DRT targeting taxes from military contracts
Monday, 15 February 2010 05:15
by Therese Hart | Variety News Staff
THE Department of Revenue and Taxation has laws and regulations in place for companies doing business on Guam and those contracted on U.S. military installations and it is the department’s responsibility to make sure that all these companies are paying their taxes on island, tax director Art Ilagan said.
Contractors who do business on Guam are required to register with the Guam Contractor’s License Board and they must obtain clearances from DRT which would include the Collections Branch to make sure they do not have any unpaid taxes, said Ilagan in a letter to Speaker Judi Won Pat.
Ilagan said companies will not get clearance until all taxes are paid in full or they have entered into a payment installment agreement.
In a Jan. 20 memorandum, President Barack Obama directed the Internal Revenue Service to conduct a review of certifications of non-delinquency in taxes that companies bidding for federal contracts are required to submit pursuant to a 2008 amendment to the Federal Acquisition Regulation.
The memo noted that too often federal contracting officials do not have the most basic information they need to make informed judgments about whether a company trying to win a federal contract is delinquent in paying its taxes.
Obama indicated that the federal government pays more than half a trillion dollars a year to contractors, yet reports by the Government Accountability Office state that federal contracts are awarded to tens of thousands of companies with serious tax delinquencies.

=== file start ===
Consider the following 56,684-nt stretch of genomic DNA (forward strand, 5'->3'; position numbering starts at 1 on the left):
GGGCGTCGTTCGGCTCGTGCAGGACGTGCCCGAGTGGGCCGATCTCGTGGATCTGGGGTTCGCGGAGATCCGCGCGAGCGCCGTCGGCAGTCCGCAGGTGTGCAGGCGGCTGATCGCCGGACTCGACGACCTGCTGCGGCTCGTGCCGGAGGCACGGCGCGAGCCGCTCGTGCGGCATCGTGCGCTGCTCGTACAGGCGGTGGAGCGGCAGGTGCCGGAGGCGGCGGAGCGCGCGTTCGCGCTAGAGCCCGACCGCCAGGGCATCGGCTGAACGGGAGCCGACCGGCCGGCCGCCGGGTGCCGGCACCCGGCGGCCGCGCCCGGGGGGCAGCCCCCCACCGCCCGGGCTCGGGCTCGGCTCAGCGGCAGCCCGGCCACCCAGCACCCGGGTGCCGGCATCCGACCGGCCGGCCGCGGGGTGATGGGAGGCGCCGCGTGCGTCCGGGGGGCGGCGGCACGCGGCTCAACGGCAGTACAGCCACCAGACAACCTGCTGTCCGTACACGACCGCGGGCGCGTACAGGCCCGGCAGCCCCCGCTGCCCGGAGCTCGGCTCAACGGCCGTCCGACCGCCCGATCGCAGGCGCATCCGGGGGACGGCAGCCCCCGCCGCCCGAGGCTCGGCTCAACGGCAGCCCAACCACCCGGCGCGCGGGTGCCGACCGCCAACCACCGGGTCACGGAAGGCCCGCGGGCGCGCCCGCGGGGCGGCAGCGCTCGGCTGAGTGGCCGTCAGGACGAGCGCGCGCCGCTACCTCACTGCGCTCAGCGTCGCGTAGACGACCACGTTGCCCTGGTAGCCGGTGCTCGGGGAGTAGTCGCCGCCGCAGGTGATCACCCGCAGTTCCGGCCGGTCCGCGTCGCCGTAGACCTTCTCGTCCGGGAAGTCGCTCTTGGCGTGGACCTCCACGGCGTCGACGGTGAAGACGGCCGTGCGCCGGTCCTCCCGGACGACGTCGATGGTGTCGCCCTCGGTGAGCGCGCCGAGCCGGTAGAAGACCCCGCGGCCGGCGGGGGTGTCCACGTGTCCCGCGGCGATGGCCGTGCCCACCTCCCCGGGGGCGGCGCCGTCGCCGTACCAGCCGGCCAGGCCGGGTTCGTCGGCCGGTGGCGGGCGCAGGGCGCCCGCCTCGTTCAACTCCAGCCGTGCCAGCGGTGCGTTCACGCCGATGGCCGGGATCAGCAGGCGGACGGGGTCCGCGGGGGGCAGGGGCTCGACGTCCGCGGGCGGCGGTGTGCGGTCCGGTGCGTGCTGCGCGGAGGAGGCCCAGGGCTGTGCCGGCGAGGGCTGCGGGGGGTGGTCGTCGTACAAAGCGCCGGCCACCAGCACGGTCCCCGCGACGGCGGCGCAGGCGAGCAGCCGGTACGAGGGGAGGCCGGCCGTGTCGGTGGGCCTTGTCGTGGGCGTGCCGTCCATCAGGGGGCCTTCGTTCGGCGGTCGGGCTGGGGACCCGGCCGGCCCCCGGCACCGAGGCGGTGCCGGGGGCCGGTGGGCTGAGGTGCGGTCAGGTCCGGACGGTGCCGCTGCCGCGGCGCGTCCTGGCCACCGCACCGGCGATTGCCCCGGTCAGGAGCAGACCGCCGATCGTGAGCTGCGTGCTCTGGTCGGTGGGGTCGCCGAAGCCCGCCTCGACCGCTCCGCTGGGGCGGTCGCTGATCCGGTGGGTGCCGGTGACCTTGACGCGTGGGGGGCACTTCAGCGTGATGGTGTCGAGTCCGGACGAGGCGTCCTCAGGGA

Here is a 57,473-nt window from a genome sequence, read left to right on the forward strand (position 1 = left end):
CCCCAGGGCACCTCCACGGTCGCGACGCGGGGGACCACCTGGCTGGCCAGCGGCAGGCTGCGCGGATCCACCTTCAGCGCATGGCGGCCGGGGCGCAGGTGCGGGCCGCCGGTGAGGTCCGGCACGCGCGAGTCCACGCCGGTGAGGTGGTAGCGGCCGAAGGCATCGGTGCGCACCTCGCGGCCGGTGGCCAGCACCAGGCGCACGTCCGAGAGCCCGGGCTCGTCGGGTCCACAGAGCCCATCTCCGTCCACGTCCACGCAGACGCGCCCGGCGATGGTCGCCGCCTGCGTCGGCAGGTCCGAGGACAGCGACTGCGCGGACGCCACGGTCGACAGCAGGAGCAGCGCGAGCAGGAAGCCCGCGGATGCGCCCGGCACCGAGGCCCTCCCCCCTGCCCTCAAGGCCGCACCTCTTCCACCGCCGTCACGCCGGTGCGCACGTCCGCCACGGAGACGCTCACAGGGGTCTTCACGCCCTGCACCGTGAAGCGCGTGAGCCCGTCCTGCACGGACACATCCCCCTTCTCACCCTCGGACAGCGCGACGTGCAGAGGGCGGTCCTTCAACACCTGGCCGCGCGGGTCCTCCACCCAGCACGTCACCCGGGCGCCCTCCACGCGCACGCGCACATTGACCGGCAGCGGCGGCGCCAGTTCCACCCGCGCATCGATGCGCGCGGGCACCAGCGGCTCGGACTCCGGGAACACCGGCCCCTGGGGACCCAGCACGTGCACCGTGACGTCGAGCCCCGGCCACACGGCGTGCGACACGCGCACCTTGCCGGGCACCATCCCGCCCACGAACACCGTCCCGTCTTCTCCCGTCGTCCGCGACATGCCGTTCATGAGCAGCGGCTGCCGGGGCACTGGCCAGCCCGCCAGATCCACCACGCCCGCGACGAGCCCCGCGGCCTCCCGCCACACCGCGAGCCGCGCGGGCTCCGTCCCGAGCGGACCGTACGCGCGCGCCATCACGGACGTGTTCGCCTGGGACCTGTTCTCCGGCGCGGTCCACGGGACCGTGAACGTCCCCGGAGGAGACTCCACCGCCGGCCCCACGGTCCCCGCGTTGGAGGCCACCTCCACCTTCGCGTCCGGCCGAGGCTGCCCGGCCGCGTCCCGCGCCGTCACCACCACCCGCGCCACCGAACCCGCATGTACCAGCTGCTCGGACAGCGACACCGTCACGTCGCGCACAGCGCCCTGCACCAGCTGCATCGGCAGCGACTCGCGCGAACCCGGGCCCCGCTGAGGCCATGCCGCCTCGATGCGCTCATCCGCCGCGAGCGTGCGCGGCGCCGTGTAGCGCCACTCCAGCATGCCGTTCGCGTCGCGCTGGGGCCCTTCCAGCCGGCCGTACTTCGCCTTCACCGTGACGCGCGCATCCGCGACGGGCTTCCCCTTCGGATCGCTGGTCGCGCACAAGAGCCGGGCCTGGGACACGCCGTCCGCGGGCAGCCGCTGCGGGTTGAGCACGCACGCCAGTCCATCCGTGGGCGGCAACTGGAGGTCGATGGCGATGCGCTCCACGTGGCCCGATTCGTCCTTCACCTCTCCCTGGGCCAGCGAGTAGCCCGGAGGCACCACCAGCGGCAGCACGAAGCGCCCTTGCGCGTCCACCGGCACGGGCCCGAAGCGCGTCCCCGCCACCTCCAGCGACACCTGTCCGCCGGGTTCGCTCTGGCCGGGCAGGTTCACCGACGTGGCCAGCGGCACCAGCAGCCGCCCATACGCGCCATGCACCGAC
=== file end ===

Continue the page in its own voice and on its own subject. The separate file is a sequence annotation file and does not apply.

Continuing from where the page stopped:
The total amount in unpaid taxes owed by these contracting companies is estimated to be more than $5 billion.
Ilagan said the federal government will go after off-island prime contractors. However, DRT foresees a problem of tracking subcontractors who do business on base.
“Once they get the federal contract, they then subcontract out here on Guam to local contractors. We just have to control it here when the subcontractors get the contracts from the prime contractors. We have to track the subcontractors and even that is kinda hard to track. How do we know these subcontractors aren’t doing business on base?” said Ilagan.
Contractors who transact business solely on U.S. military installations on Guam are required to obtain a service license. They also are also require to obtain the necessary clearances with DRT which would include clearance from Collections Branch.
Ilagan said the Collections Branch is hard at work investigating these off-island companies with a service license to do business on military installations to make sure they are in compliance with the business privilege tax laws on Guam.
“It is a daunting task considering that for fiscal years 2008 and 2009, there were 649 and 644 contractors, respectively, listed on the federal government spending website for Guam alone,” Ilagan stated in a letter to Won Pat.
This list is a combination of local and off-island companies who either have a business license, contractor’s license or service license, Ilagan said.
Vice speaker B.J. Cruz is also concerned about Guam not being able to capture all local taxes owed by companies who will do business on Guam because of the military buildup.
Cruz has asked Congresswoman Madeleine Z. Bordallo to include language in the 2012 National Defense Authorization Act which would require that each construction contract to designate Guam as the originating site and that all associated income be designated possession source income without any special exemption.
Cruz also asked that the Department of Defense be specifically required to cooperate with tax officials on Guam.
Bordallo responded that she would consider Cruz’s request.